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An argument in favor of metal detectors in schools in the united states

For instance, after the Jan. This approach attempts to fortify schools against gun violence through increased security measures.

While some of these measures seem sensible, overall there is little empirical evidence that such security measures decrease the likelihood of school shootings. Surveillance cameras were powerless to stop the carnage in Columbine and school lock-down policies did not save the children at Sandy Hook.

As researchers who have collaboratively written about school shootings, we believe what is missing from the discussion is the idea of an educational response. Current policy responses do not address the fundamental question of why so many mass shootings take place in schools.

To answer this question, we need to get to the heart of how students experience school and the meaning that schools have in American life.

Does every school need a metal detector?

How security measures can backfire Filling schools with metal detectors, surveillance cameras, police officers and gun-wielding teachers tells students that schools are scary, dangerous and violent places — places where violence is expected to occur. How teachers understand the children and youth they teach has important educational consequences.

Are students budding citizens or future workers? Are they plants to nourish or clay to mold? One of the most common recommendations for schools, for example, is that they should be engaged in threat assessment. Checklists are sometimes suggested to school personnel to determine when students should be considered as having the potential for harm.

While such practices have their place, as a society we should be aware that these practices change how teachers think of students: Of course, society can think of students in different ways at different times.

But the more teachers think of students as threats to be assessed, the less educators will think of students as individuals to nourish and cultivate. As researchers, we have read the accounts of dozens of different school shootings, and we think educators, parents and others should begin to raise the following questions about schools. As one reads about such shootings, one often senses a feeling of social anxiety and betrayal on the part of perpetrator.

Americans hold high expectations for schools as places of friendship and romance, yet too often students find alienation, humiliation and isolation. The frustration at these thwarted expectations at least sometimes seems to turn toward the school itself.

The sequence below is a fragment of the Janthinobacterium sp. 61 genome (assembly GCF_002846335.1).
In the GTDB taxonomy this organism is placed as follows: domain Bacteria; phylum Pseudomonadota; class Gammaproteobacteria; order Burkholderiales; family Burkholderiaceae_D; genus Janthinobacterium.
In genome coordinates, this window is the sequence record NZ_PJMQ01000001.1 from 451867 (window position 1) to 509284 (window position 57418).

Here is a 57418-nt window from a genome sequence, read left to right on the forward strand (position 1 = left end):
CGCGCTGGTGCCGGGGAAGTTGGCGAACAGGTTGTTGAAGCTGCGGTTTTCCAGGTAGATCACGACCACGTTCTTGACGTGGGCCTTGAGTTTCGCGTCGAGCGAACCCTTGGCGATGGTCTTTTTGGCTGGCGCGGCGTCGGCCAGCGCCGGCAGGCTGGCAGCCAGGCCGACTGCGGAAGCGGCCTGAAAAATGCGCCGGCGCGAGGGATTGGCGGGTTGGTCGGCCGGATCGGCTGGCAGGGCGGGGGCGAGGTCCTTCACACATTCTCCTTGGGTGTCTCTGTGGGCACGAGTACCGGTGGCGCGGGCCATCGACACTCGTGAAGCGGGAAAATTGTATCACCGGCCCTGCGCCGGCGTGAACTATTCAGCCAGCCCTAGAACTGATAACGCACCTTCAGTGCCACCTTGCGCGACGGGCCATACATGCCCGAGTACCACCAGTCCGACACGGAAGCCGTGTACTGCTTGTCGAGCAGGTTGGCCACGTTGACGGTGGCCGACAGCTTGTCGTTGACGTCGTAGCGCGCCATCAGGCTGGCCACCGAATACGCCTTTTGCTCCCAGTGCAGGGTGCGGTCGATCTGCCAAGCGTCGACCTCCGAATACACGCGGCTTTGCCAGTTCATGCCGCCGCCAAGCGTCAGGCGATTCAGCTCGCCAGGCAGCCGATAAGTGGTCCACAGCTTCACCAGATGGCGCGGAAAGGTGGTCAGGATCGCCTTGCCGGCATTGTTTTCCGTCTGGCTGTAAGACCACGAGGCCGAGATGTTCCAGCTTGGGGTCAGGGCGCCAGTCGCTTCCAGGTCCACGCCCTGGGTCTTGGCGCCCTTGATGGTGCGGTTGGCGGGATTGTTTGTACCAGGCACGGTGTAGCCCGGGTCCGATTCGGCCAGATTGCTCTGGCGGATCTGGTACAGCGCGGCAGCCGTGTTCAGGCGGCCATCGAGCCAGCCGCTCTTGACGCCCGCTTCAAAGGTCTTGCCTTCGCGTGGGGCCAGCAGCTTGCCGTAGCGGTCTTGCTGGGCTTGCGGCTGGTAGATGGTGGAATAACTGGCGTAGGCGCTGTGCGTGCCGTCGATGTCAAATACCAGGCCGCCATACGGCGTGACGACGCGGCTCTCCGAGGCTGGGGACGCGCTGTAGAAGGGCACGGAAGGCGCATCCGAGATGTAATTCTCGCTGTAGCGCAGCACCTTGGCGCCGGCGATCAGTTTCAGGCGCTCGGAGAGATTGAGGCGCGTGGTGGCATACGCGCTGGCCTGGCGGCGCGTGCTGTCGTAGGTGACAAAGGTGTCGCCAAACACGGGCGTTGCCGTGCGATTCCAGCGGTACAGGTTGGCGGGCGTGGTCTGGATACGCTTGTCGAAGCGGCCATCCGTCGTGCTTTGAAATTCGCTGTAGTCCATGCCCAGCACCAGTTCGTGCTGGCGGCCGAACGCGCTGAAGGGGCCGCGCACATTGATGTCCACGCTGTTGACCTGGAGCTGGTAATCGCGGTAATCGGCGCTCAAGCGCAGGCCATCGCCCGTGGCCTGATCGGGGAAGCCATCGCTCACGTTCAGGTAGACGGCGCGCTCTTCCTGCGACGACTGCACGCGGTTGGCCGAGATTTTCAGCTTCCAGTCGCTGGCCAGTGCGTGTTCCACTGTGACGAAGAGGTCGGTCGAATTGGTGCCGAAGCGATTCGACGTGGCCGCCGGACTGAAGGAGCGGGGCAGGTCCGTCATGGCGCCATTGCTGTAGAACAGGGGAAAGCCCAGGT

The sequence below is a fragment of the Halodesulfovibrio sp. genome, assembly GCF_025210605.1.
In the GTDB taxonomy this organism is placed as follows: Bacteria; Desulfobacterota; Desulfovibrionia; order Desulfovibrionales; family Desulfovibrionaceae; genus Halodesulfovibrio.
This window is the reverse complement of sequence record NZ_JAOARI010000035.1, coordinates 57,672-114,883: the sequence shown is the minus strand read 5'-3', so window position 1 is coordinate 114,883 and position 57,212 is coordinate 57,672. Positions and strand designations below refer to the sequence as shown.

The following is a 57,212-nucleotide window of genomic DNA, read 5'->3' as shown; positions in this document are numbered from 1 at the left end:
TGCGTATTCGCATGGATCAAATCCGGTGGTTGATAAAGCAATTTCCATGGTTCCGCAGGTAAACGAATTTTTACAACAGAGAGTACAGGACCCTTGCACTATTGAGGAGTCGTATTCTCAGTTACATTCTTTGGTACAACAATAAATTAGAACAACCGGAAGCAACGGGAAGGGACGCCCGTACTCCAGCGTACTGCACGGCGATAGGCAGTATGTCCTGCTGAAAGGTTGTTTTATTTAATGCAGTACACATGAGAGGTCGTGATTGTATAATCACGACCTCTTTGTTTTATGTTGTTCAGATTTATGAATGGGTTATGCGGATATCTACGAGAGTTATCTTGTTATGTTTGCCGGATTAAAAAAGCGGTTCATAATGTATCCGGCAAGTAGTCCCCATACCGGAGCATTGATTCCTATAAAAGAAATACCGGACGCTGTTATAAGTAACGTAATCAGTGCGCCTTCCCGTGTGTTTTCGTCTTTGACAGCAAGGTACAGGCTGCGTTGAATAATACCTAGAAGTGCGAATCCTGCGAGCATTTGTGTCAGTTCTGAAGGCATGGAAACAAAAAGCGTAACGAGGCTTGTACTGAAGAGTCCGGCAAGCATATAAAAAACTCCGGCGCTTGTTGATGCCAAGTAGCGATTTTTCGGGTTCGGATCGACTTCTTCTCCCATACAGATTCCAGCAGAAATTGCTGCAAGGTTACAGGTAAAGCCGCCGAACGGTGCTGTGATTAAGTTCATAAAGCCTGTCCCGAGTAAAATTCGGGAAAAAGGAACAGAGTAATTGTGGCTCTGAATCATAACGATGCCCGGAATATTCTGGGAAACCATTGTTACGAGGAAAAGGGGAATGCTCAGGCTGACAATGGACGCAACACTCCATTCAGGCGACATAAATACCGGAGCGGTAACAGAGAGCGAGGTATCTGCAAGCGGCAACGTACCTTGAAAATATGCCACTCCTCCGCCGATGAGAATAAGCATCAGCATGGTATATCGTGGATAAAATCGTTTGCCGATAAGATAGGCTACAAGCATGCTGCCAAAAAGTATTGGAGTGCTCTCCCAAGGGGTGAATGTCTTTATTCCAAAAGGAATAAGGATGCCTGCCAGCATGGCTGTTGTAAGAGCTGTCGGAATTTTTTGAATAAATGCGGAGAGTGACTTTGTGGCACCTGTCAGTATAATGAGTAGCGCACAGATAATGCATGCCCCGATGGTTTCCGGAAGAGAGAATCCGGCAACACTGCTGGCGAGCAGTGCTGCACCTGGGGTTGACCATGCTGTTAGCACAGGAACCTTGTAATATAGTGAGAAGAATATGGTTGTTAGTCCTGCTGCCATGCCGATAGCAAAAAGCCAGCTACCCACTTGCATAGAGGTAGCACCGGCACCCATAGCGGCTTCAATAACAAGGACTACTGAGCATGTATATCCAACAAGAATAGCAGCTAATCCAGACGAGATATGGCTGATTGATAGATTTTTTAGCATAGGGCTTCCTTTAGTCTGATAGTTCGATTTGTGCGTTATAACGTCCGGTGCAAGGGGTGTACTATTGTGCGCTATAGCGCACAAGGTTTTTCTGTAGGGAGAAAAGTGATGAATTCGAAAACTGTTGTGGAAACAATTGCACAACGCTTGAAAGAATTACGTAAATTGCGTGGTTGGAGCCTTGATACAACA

It is true that bullying is part of some of the stories of school shooters. Students who are bullied or who are bullies themselves will quite naturally think of schools as places appropriate for violence.

  1. Might this also contribute to school shootings? Our suggestion is simply that, instead of trying to find solutions to school shootings in the dubious arms of security technologies, or even solely through more promising public policy, society should ask deeper questions about the nature of education and schooling in American society.
  2. Our suggestion is simply that, instead of trying to find solutions to school shootings in the dubious arms of security technologies, or even solely through more promising public policy, society should ask deeper questions about the nature of education and schooling in American society.
  3. Students who are bullied or who are bullies themselves will quite naturally think of schools as places appropriate for violence. And what should the person or school do if such behavior is reported to them?
  4. He told so many that a crowd gathered in the library balcony to watch.
  5. The key questions for parents and school administrators to think about, the researchers said, are. And what should the person or school do if such behavior is reported to them?

There is also sometimes a rage, however, against the day-to-day imposition of school discipline and punishment. Since schools are experienced as places of force and control, for some students, they also come to be seen as appropriate places for violence. Might this also contribute to school shootings? Suburban high schools, in particular, are seen by the middle class as places to accomplish expressive projects.

How security measures can backfire

Sociologist Robert Bulman points outfor example, how Hollywood films set in suburban settings focus on student journeys of self-discovery, while urban school films focus on heroic teachers and academic achievement.

In the same vein, many suburban school shooters see what they are doing as acts of self-expression. Reading stories of school shootings, one often finds moments in which the shooters claim that something inside, whether hatred or frustration, needed to find expression.

An example of this is the manifesto left by Luke Woodham, who shot two students in 1997.

Questions of status

What to do Of course, it will be difficult to definitively answer the questions we have posed above. And, even if we are able to find answers, it is not clear what the proper educational response should be. For example, self-expression might be a valuable task for schools, even if it is found to contribute in some way to school shootings.

Our suggestion is simply that, instead of trying to find solutions to school shootings in the dubious arms of security technologies, or even solely through more promising public policy, society should ask deeper questions about the nature of education and schooling in American society. It is time to think about school shootings not as a problem of security, but also as a problem of education.